The city of Ancona is located on the northern Adriatic coast of Italy and it is the capital city of the Marche Region. Its essence is inevitably linked to the Adriatic Sea. Ancona’s port is one of the most ancient and important in the maritime region for passengers, freight and fishing.

The town stands on an elbow shaped promontory, which protects the natural harbour. The Greeks of Syracuse, who founded the city in 387 BC, noticed the shape of this promontory and for this reason called the new city Ἀγκών which in Greek means elbow. Due to its Greek origin, Ancona is also known as “the Doric city”.

After the Doric period the city became an important Roman colony given its sheltered harbour and geographical location. In the Middle Ages, as an independent city, Ancona even rivaled Venice for the control of the Adriatic basin.

The city has 101.258 inhabitants within a territory of 124,84 squared kilometers. The population has been relatively static for the last fifty years. Its metropolitan area includes between 200,000 and 300,000 inhabitants. The city is complex, dynamic and lively from cultural and economic point of view, although at the present time it has to face changes and threats in the social, economic and environmental sectors just like many other Italian and European cities.

Ancona lies on a fragile territory: it has suffered a number of natural disasters in recent times, notably a major earthquake in 1972 and a huge landslide (la Grande Frana di Ancona) in 1982. The latter affected 11% of the urban area of the city and it has resulted in large sections of the area being placed under a complex monitoring and alert system.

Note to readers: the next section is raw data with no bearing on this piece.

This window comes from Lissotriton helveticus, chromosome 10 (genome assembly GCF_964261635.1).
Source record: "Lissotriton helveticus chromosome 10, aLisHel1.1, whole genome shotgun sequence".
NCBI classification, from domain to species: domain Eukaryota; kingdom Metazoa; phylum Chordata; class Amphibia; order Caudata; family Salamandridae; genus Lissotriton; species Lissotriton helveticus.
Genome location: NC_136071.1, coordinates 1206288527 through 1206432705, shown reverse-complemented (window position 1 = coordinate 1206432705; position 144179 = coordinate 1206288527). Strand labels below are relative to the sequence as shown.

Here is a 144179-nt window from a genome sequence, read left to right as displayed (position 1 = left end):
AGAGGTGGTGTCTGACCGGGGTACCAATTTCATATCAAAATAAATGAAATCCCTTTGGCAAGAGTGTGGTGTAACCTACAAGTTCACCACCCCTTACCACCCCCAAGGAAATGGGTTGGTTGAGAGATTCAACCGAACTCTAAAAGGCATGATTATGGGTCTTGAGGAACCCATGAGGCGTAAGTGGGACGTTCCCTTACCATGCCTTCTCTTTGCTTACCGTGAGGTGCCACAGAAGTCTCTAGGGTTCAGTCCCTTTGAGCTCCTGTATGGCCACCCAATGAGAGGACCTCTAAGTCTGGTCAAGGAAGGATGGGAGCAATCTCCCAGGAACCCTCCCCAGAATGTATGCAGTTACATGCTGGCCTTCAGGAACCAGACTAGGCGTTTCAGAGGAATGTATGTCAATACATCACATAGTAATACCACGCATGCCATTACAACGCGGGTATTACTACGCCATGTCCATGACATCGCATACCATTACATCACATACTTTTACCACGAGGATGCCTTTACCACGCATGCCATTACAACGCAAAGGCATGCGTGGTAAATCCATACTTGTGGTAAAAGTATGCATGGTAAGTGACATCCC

On the other hand Ancona boasts a remarkable cultural heritage together with many beautiful natural and landscape sites. It hosts an important University, a Natural Park, theatres, museums, and art galleries, cultural and economic institutions. It has its own national/international airport; the main railway station is connected to regional and long distance fast trains; the maritime connections embrace entire Adriatic and Ionian basin (Croatia, Montenegro, Albania, Greece, Turkey), including cruise tourism.

With regard to the international context, the city is increasing its political relevance in the Adriatic and Ionian area so that it has been chosen as the seat of the Adriatic Ionian Initiative, the Forum of Adriatic and Ionian Cities, the Forum of Adriatic and Ionian Chambers of Commerce and the Forum of Adriatic and Ionian Universities. The Marche Region, based in Ancona, also played a key role in the recent approval by the European Commission of the European Strategy for the Adriatic and Ionian Region and these policies should duly take into account the broader Mediterranean geographical context.

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